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Are you, or are you considering becoming a Victorian Landlord? You have probably heard a little about the recent legal changes to the Victorian Residential Tenancy Act that were finalised in March 2021. You have also probably heard some drama about increased costs to meet the new laws and more power to the tenants. Some have even declared that property investing is no longer a viable option in Victoria! More than 130 reforms have been introduced, making getting up to date a bit overwhelming.
The changes to the Victorian residential tenancy act have been created in order to make renting a fairer and safer proposition for tenants. As much as there seems to be a general sense of resentment towards landlords, most of us have lived in rental properties.
Around 25% of Victorian residents rent. I have appreciated the availability of fairly priced, good condition properties I have rented. I have also resented the excessive rules and found it difficult to understand why I couldn’t hang a picture on the wall.
Now I am on the other side of the fence, as landlord I want to provide safe, good condition properties at a fair price to my tenants. Of course, I wouldn’t have become a landlord if I didn’t want the investment to pay returns. Residential investing has to produce a profit, or else why would investors accept the considerable hassle and risk of owning a rental property.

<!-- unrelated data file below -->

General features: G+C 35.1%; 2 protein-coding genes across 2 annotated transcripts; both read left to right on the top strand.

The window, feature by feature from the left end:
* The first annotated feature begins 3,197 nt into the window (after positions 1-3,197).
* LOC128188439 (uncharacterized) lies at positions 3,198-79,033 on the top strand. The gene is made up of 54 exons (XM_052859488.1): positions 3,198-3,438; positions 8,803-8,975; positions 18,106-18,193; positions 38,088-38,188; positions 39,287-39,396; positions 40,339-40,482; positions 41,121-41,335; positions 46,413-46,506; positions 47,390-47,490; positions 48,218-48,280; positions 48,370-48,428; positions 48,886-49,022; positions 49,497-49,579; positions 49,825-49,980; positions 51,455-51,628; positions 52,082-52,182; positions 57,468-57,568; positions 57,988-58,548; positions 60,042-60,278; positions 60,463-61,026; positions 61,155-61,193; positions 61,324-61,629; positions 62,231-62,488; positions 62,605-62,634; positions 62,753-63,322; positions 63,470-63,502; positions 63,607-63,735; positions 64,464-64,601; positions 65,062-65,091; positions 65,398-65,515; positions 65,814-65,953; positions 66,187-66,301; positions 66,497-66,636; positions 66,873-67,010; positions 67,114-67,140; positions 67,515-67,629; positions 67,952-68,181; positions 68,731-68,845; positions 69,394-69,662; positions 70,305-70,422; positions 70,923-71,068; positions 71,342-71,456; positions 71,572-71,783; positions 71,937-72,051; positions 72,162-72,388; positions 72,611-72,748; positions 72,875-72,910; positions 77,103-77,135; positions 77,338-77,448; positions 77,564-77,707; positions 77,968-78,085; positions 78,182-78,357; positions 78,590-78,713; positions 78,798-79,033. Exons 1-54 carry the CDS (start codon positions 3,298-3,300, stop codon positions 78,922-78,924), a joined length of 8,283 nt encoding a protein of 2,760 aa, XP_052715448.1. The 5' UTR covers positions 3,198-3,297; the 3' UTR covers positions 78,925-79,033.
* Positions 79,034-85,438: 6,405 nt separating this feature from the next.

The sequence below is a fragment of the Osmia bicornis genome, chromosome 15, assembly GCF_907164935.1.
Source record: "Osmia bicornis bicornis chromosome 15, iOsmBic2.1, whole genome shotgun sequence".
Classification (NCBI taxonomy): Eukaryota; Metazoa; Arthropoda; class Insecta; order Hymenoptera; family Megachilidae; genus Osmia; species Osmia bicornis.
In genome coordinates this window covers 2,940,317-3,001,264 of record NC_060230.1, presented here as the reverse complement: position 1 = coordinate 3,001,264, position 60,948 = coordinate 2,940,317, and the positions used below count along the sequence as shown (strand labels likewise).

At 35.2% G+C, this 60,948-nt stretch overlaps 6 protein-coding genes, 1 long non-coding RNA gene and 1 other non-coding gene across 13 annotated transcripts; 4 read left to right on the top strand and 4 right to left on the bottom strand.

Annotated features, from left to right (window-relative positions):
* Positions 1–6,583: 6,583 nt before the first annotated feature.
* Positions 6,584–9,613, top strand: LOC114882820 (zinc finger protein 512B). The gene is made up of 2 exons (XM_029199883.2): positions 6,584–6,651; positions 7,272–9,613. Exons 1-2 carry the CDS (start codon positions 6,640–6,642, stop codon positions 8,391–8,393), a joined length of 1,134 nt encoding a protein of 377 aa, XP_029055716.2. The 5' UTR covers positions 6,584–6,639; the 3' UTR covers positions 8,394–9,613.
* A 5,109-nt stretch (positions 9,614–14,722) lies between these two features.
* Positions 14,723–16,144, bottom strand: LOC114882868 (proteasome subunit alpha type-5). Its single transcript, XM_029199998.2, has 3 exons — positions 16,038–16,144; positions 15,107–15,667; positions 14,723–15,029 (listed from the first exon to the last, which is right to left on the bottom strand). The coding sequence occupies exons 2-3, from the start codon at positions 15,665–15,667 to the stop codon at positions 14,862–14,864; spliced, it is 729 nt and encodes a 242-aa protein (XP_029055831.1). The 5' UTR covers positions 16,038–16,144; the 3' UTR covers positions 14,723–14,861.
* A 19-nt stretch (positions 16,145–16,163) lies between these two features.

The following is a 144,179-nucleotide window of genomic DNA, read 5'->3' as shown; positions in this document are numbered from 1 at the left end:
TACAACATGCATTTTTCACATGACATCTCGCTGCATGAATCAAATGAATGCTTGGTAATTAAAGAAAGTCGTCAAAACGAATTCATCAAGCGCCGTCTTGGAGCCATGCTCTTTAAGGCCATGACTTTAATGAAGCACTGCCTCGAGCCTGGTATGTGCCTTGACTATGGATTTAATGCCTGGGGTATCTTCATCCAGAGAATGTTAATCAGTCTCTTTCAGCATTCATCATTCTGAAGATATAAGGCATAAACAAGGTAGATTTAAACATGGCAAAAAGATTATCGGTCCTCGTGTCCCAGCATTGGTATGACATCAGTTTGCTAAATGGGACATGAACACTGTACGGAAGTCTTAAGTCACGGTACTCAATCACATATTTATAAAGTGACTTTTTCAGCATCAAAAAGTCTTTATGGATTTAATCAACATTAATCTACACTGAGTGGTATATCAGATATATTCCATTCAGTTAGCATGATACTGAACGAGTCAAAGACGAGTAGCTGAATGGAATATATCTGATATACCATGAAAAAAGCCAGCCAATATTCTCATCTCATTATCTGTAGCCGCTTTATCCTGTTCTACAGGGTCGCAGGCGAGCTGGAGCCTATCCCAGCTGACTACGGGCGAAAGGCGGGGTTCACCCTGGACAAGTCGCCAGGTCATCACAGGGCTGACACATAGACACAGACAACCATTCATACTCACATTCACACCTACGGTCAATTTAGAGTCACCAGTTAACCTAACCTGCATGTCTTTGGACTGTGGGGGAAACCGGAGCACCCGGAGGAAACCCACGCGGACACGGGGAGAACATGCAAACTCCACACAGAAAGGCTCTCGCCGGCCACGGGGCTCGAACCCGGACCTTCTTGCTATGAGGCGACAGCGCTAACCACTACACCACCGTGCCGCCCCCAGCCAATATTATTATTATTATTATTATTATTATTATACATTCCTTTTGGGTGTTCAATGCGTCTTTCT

Many of the changes are what any reasonable person would expect (eg a functioning toilet!) Some, however provide opportunities for abuse. I’ve highlighted the changes I consider potentially concerning.
Victorian Residential Tenancy Act – Tenant Selection
It is unlawful to discriminate against renters based on their personal attributes such as age, race, religion or disability. Pets cannot be unreasonably refused, but tenants still have to ask permission. Rental providers can only apply to VCAT to refuse a pet.
Landlords can’t request “inappropriate information” in a rental application – for example the renters bond history. I’m not sure I understand why this is inappropriate.
Rental providers cannot encourage someone to enter a rental agreement by misleading or deceptive conduct or statements.
Advertising for Rent
Your investment property can no longer be advertised with a rental range. It has to be advertised for a fixed rent. Landlords and agents cannot ask for or invite rental bids above the asking price.
Unsolicited bids of higher rents by the potential tenant in order to secure a property as still allowed.
Signing a Tenancy Agreement
Certain information now has to be disclosed to the potential tenant when a tenancy agreement is signed:
- If the property is to be sold
- If the rental provider is not the owner of the property, and the rights they have to rent it out (subletting)
- Mortgage default and the home is going to repossessed
- The property is supplied electricity from an embedded electricity network (ie a block of units are all contracted to a single electricity provider, which may not be the cheapest).
- There has been a homicide in the property or common ground within the last 5 years
- The rental property complies with all the legal minimum standard
- If there are any outstanding recommendations from the gas and electricity safety check
- The home is registered under the heritage act 2017
- The property has been used for trafficking or cultivation of drugs of dependency over the last 5 years
- The home has friable or non-friable asbestos identified
- The property is affected by a building or planning applications
- The home or common property is known to have building defects or safety concerns
- There is a current dispute between owners, occupants or the manager that affects the property (Owners corporation act 2006)